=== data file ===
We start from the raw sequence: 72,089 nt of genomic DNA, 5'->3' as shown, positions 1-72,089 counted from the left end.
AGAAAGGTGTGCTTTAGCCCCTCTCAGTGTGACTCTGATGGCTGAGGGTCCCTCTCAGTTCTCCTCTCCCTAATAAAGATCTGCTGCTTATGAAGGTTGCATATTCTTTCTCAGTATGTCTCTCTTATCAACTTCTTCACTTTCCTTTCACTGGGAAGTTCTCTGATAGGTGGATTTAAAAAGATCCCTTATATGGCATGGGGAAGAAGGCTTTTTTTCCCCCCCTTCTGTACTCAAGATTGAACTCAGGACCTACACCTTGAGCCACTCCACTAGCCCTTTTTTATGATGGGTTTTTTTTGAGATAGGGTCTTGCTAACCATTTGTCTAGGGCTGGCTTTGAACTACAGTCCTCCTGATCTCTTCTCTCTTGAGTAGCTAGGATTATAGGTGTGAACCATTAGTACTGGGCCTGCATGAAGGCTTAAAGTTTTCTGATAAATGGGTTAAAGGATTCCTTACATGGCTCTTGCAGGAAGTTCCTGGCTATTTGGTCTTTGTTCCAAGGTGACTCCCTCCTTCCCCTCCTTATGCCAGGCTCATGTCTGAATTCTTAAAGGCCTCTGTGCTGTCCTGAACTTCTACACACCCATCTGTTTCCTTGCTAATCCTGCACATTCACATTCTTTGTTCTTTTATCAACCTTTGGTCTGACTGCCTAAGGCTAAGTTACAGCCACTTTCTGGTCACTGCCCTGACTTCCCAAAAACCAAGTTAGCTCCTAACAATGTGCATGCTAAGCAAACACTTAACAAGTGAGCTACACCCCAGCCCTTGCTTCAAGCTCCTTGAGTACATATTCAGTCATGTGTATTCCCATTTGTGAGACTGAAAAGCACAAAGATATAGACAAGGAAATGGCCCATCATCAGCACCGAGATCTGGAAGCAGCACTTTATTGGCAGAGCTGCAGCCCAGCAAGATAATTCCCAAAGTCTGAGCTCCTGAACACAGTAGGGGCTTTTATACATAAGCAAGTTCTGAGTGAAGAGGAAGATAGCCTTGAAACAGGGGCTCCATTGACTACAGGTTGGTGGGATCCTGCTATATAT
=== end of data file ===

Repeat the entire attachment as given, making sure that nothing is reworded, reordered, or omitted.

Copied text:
We start from the raw sequence: 72,089 nt of genomic DNA, 5'->3' as shown, positions 1-72,089 counted from the left end.
AGAAAGGTGTGCTTTAGCCCCTCTCAGTGTGACTCTGATGGCTGAGGGTCCCTCTCAGTTCTCCTCTCCCTAATAAAGATCTGCTGCTTATGAAGGTTGCATATTCTTTCTCAGTATGTCTCTCTTATCAACTTCTTCACTTTCCTTTCACTGGGAAGTTCTCTGATAGGTGGATTTAAAAAGATCCCTTATATGGCATGGGGAAGAAGGCTTTTTTTCCCCCCCTTCTGTACTCAAGATTGAACTCAGGACCTACACCTTGAGCCACTCCACTAGCCCTTTTTTATGATGGGTTTTTTTTGAGATAGGGTCTTGCTAACCATTTGTCTAGGGCTGGCTTTGAACTACAGTCCTCCTGATCTCTTCTCTCTTGAGTAGCTAGGATTATAGGTGTGAACCATTAGTACTGGGCCTGCATGAAGGCTTAAAGTTTTCTGATAAATGGGTTAAAGGATTCCTTACATGGCTCTTGCAGGAAGTTCCTGGCTATTTGGTCTTTGTTCCAAGGTGACTCCCTCCTTCCCCTCCTTATGCCAGGCTCATGTCTGAATTCTTAAAGGCCTCTGTGCTGTCCTGAACTTCTACACACCCATCTGTTTCCTTGCTAATCCTGCACATTCACATTCTTTGTTCTTTTATCAACCTTTGGTCTGACTGCCTAAGGCTAAGTTACAGCCACTTTCTGGTCACTGCCCTGACTTCCCAAAAACCAAGTTAGCTCCTAACAATGTGCATGCTAAGCAAACACTTAACAAGTGAGCTACACCCCAGCCCTTGCTTCAAGCTCCTTGAGTACATATTCAGTCATGTGTATTCCCATTTGTGAGACTGAAAAGCACAAAGATATAGACAAGGAAATGGCCCATCATCAGCACCGAGATCTGGAAGCAGCACTTTATTGGCAGAGCTGCAGCCCAGCAAGATAATTCCCAAAGTCTGAGCTCCTGAACACAGTAGGGGCTTTTATACATAAGCAAGTTCTGAGTGAAGAGGAAGATAGCCTTGAAACAGGGGCTCCATTGACTACAGGTTGGTGGGATCCTGCTATATAT